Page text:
He has a point. For the most part, Greater Sudbury is a comfortable, friendly community full of bungalows, big-box stores and Tim Hortons outlets. Contrary to stereotypes, the city’s unique charm lies in the surrounding landscape – a tableau of lakes, rocks and forests that can resemble a Group of Seven painting come to life. Major regreening projects over the past four decades have erased the bleak postindustrial vistas Sudbury was infamous for in the 1970s and restored nearly all of the city’s once-acidified lakes to life.
To be sure, Sudbury still flaunts its Northern Ontario roots. It’s a hard-drinking town where the local paper dispenses hunting tips and a neighbourhood restaurant advertises venison pizza. Standing prominently in front of the local hockey arena is a statue of Stompin’ Tom Connors, the iconic country singer who wrote an ode to Sudbury’s booze-filled Saturday nights.
But just down the street from Stompin’ Tom are signs of an emerging, more cosmopolitan Sudbury – a gallery of conceptual art, a well equipped theatre centre and a karaoke-and-comedy club. A brief drive away is Health Sciences North, a major regional hospital. And just beyond that is Laurentian University, home to more than 7,000 full-time students, a medical school and the brand new McEwen School of Architecture.
Thanks in large part to its increasingly diversified, white-collar economy, the city of 160,000 people weathered the 2009-10 strike at Vale with relatively little disruption – certainly far less than during a previous marathon strike at Inco in 1978-79. Mr. Bigger wants to keep on diversifying the city’s economy, positioning it as a research and technology hub centred on the city’s university and two colleges.
Despite the diversification drive, hard-rock mining remains central to the city’s vision of the future, he stresses. At first glance, that might not appear to be the smartest choice. The big miners employed a total of about 23,000 people in Sudbury in the early 1980s. Today, largely because of increased mechanization, they provide work for only about 6,000.
Increasingly, though, Sudbury’s mining scene focuses less on the big guys and more on local entrepreneurs, many of them former employees of the two big miners. Those entrepreneurs have launched more than 300 mine-service-and-supply companies in Sudbury. In total, the firms employ 14,000 or so people, the mayor estimates. Net result: a local mining industry that, broadly defined, has remained surprisingly stable over the past few decades. “We’ve built on what we know best to create a cluster of mining expertise that is unique in the world,” Mr. Bigger says.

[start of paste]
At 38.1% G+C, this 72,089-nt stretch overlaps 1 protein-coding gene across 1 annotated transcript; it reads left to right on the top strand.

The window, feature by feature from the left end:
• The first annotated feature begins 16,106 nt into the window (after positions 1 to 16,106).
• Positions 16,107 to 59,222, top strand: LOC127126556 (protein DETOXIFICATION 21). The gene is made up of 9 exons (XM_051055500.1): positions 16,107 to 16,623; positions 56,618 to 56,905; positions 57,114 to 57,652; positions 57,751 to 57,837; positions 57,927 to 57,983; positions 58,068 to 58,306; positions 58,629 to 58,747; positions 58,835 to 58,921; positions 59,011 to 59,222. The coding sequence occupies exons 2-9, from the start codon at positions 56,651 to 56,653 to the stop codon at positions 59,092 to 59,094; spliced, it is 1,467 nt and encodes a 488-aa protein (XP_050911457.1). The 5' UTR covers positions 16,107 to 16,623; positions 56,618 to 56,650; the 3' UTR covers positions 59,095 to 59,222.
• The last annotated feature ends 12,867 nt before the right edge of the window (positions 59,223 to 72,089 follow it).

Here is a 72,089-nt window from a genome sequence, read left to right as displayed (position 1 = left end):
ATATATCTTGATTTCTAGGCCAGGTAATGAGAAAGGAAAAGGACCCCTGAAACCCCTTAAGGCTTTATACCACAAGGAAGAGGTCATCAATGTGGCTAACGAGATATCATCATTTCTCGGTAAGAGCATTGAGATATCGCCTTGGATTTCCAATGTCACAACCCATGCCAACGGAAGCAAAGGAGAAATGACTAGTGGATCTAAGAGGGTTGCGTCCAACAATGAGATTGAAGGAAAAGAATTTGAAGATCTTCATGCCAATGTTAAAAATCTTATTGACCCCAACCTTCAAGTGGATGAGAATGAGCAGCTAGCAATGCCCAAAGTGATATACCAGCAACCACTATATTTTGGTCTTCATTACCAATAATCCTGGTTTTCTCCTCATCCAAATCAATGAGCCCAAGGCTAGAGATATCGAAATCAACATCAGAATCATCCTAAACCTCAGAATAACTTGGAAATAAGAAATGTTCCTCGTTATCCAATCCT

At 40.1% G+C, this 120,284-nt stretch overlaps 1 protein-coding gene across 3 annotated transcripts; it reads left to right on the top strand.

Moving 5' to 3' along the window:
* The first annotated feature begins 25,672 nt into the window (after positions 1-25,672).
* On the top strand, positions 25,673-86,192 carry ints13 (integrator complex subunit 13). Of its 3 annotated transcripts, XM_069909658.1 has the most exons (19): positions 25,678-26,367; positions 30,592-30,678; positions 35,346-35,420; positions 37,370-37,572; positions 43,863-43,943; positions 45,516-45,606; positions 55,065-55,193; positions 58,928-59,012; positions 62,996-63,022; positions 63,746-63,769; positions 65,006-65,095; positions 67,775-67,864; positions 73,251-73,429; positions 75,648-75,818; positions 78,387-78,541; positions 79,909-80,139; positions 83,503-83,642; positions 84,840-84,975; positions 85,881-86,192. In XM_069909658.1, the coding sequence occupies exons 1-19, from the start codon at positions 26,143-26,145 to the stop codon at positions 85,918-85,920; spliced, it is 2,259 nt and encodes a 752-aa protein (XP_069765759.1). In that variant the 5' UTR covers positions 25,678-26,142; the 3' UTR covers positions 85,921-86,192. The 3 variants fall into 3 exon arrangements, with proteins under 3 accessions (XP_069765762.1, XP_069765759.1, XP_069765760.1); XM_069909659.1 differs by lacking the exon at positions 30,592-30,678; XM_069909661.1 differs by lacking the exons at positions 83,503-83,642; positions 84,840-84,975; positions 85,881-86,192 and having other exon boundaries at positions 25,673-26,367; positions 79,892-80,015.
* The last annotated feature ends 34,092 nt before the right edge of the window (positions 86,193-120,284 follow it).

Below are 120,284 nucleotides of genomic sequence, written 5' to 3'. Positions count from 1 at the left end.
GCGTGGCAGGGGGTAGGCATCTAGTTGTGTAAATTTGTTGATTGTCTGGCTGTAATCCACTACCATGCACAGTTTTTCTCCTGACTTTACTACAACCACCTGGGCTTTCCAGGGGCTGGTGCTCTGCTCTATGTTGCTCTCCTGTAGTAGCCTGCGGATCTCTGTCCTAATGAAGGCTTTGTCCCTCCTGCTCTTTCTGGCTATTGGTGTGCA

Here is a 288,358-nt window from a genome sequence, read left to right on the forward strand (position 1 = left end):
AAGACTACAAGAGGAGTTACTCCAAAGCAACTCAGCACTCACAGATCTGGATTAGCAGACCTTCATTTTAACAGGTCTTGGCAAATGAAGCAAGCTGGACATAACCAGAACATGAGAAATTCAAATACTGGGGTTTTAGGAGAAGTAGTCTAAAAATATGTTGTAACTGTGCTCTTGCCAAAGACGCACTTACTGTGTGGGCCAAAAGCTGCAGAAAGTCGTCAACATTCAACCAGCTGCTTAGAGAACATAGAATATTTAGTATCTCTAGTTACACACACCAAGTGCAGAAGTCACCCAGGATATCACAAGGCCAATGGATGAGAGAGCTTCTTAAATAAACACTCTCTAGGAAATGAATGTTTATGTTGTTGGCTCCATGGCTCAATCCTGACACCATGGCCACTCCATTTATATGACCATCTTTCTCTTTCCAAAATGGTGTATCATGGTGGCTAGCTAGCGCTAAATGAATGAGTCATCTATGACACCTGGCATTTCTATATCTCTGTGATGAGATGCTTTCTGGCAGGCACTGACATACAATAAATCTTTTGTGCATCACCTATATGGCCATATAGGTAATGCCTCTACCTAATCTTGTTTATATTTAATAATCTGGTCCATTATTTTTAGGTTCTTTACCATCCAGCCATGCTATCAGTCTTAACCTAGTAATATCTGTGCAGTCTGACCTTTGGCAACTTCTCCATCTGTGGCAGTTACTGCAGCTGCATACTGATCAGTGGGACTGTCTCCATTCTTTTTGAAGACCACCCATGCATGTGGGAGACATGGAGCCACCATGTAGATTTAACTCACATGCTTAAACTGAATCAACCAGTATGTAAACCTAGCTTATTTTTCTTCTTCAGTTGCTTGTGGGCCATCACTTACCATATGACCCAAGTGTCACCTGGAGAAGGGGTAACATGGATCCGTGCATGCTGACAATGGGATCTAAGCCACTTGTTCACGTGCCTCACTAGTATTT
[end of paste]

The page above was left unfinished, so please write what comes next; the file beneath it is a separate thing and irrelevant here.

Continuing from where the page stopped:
The expertise is supported by a swarm of non-profit organizations and academic departments. The Northern Centre for Advanced Technology (NORCAT) operates a working mine that allows fledgling inventors to try out new technology in an operating environment. The Goodman School of Mines at Laurentian University focuses on educating a new generation of mine leaders. The Mineral Exploration Research Centre, also at Laurentian, concentrates on advancing exploration geoscience. And so on.
Walter Siggelkow offers a dramatic demonstration of how the local industry has evolved. A former heavy-equipment operator, he co-founded HLS Hard-Line Solutions Inc. in 1996 to cater to the growing demand for remote-controlled equipment in mines.
Today, Mr. Siggelkow presides over an operation that has grown to employ 70 people in the tiny hamlet of Dowling, just outside Sudbury, as well as 20 more in offices in Chile and Peru. Hard-Line makes remote-control devices that allow mine operators to drive and control heavy equipment from a safe position several metres back in a tunnel. It also manufactures teleoperation systems that enable operators on the surface to control equipment underground and it is developing systems that will enable mine vehicles to drive themselves.
As he guides a visitor through his 25,000-square-foot office and factory – complete with robot welders and a machine for assembling integrated circuit boards – Mr. Siggelkow mulls the impact of the big mining takeovers in 2006. The entry of foreign buyers broke the bonds of loyalty that once tied many third- and fourth-generation miners to Inco and Falconbridge, he acknowledges. On the other hand, it shook the Canadian mining industry out of its complacency.
“All things considered, it was probably a good thing,” he concludes. “This is an international business. If I can go into foreign markets, how can you say to a foreign buyer that they can’t come here?”
In the 1970s, Sudbury was famous for its devastated landscape, a barren postindustrial sweep of black rocks and dead lakes. Over the past four decades, the city has engineered a remarkable rejuvenation of the local environment. Working with local mining companies and other levels of government, it has slashed sulphur-dioxide emissions from refineries, restored once-acidic soil and lakes to fertility and replanted more than 11.5 million new trees.